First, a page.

If Atonement isn’t the best movie ever made, it’s at least the best movie I’ve ever seen. I saw the film three times in the theater and innumerable times since then. Yet watching it recently, it was like seeing the movie for the first time. This is an amazing film which rewards repeat viewings, expertly crafted from top to bottom. I have no qualms in saying that Atonement is a perfect film. I can’t think of one thing that the movie does wrong, and about a hundred things that it does so, so right. Four years after writing my short review of the film on Facebook, I can just as easily understand the emotions that I felt at that time:
This is the kind of movie that hits you hard, the kind that stays in your mind for months after you’ve seen it. This is the kind of movie that makes you say, “This is why I watch movies.”
Undeniably five stars. Unquestionably excellent.
It’s hard to take the film one piece at a time to describe the wealth of power that stands behind it. There is the music, which is the only thing that the Academy recognized, embarrassing themselves by awarding their top honor to any other film that came out the same year. When I describe my deep, abiding love for this film, one of the first things that I usually point to is the way that all of the pieces work together in a flawlessly organic way – there’s not a thing out of place or jarring, and the magnificent score by Dario Marianelli is just an appetizer. The film begins with a line of figurines growing in number as they lead to young Briony Tallis (Saoirse Ronan), typing away on a typewriter. It will not be until a second (or third, fourth, et al.) viewing that you will understand the myriad levels of importance this simple opening scene contains, visually, symbolically. The music comes in, incorporating Briony’s typewriter sound until the two blend into one piece. Or take a breathtaking moment later on, as Robbie (James McAvoy) is led away by police due to an awful misunderstanding. His mother pounds on the police cruiser with an umbrella – THUMP, THUMP, THUMP – screaming, “Liar!” Briony watches out the window, eyes unblinking, and the pounding of the umbrella again works its way into the score before you even know what has happened.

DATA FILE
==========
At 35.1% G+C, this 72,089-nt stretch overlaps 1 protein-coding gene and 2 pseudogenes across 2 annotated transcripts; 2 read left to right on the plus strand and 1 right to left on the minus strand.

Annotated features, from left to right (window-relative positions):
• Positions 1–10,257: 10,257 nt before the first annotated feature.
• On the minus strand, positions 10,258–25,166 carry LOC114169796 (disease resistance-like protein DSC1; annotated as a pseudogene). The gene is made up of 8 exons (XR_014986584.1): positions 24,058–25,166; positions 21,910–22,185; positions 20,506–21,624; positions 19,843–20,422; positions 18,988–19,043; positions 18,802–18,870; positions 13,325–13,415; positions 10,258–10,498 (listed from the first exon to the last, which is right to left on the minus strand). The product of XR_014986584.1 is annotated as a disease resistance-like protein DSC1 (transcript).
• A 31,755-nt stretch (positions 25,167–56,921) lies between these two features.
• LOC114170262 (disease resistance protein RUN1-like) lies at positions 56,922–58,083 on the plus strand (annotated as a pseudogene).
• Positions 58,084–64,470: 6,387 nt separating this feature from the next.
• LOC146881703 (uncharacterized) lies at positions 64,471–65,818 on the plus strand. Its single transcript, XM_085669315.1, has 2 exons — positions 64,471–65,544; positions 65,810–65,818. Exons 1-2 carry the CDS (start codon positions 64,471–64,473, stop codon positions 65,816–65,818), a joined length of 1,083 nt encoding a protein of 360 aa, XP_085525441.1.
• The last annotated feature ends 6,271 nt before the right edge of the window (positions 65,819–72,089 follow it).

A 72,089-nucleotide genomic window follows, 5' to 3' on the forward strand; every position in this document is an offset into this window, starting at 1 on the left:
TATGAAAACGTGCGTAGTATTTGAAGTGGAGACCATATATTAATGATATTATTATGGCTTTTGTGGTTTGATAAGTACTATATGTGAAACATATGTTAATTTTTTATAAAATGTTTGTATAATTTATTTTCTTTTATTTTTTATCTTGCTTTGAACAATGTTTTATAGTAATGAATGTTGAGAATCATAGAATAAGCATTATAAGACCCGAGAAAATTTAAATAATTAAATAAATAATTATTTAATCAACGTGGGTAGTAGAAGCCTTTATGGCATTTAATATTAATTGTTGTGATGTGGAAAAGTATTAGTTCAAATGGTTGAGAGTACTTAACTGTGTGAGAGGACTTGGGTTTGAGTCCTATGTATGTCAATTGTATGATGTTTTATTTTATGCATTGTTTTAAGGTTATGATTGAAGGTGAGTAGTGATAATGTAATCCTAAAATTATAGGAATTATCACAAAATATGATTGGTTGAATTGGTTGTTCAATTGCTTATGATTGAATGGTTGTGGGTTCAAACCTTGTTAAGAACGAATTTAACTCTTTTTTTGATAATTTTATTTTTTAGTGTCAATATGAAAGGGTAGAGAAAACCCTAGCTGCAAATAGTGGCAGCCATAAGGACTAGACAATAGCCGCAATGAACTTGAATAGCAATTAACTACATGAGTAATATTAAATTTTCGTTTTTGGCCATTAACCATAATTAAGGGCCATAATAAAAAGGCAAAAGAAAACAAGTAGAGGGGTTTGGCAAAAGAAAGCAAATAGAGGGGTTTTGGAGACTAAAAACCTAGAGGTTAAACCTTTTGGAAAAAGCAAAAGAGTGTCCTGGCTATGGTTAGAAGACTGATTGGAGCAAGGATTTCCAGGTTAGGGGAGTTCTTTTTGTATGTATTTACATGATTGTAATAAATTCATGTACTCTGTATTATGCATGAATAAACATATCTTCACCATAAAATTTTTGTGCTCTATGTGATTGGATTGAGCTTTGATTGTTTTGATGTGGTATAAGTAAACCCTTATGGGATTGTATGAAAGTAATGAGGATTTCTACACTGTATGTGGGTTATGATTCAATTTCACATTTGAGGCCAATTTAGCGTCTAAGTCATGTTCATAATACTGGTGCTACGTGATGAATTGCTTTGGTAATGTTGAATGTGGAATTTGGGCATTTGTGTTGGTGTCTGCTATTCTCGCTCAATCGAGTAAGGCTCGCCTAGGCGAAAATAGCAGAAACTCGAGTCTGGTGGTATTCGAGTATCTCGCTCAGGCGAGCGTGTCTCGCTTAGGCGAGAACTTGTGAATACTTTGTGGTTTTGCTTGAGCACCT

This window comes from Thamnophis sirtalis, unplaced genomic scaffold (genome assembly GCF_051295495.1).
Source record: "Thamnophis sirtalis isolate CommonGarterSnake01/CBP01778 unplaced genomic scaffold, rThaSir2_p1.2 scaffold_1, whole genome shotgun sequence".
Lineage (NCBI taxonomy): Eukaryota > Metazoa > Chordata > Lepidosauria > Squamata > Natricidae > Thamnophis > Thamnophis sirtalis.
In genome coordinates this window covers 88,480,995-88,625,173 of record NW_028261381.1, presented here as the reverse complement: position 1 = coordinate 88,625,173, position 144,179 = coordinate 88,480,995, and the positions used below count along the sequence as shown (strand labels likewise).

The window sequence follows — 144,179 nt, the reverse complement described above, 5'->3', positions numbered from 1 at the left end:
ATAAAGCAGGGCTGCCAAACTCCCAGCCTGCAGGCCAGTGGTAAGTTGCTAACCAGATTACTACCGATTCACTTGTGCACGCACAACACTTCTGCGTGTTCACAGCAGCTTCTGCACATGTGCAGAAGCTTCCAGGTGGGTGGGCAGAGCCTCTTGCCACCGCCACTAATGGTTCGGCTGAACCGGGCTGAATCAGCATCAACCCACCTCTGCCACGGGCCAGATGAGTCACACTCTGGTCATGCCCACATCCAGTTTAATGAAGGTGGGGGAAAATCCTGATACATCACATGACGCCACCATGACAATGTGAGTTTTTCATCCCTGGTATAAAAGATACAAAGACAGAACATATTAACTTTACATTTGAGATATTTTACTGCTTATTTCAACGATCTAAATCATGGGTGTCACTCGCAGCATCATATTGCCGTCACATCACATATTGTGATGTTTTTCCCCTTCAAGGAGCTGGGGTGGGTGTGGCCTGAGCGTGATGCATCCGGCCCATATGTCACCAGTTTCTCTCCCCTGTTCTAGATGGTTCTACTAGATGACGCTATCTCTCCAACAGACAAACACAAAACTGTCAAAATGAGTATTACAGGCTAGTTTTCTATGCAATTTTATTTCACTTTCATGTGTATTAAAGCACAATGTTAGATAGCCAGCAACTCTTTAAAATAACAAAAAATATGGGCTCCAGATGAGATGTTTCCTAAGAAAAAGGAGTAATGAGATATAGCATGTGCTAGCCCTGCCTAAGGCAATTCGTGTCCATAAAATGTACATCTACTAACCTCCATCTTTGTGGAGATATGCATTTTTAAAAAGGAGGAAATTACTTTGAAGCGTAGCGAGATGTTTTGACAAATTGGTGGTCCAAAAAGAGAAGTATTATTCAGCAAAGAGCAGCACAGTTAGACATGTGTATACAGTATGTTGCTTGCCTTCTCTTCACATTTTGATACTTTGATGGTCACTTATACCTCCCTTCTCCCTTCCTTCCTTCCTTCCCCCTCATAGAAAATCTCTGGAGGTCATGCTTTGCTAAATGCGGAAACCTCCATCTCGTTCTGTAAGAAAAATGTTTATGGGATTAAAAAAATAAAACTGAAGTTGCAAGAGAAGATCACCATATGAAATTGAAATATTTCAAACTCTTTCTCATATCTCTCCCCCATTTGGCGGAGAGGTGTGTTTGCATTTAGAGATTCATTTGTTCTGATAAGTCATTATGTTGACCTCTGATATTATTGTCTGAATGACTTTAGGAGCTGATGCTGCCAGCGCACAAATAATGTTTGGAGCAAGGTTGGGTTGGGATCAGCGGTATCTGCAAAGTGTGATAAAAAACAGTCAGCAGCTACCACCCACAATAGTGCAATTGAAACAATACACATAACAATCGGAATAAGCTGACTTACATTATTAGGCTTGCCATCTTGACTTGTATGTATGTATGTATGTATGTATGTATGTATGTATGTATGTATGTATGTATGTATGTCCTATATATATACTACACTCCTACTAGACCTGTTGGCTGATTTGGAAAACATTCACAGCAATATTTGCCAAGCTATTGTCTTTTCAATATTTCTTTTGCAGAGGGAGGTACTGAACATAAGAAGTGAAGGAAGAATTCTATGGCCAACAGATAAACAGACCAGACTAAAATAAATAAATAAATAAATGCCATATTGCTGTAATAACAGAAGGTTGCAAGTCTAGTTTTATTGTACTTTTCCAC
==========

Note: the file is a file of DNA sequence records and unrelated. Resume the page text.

Hell, it may be safe to say that the movie is a musical, in some ways. Or an opera. There are so very many scenes that are enhanced dramatically by the moving, aching score that accompanies it. One striking moment comes as Robbie tries in vain to produce a letter to explain to Briony’s sister Cecilia (Keira Knightley) how he feels about her. There is a literal opera playing on a phonograph near him, cutting to images of him beginning letters, crumpling them up, writing them again, stopping short. Until, laughing to himself, he writes a short note that conveys his more base desires, thus setting into motion a chain of events that will lead to tragedy. Well, I suppose it’s not this that sets the events into motion. There are many disparate things that add together.
Which is another thing that the movie does so well. It all seems like fate on multiple viewings, as we know what will happen to the characters, but at the same time there are several different plotlines that are weaving in and out of one another. Briony’s troubles with her cousin, the unresolved tension between Cecilia and Robbie (which stretches back much further than the events of the movie), the weird air between Cecilia and a boy who helps around the house, the disturbing relationship that entrepreneur Paul Marshall builds with the cousin, the multiple half-conversations and misunderstandings which plague Briony’s vision of what is going on in the Tallis household. A lot of the credit for this goes to the remarkable novel which the movie is based on, written by Ian McEwan (he also adapted the book for the screen). In addition, a lot of the credit goes to director Joe Wright, who was able to bring all of these storylines together into a cohesive whole while giving each individual character a breath of life that many other movies would not be able to handle.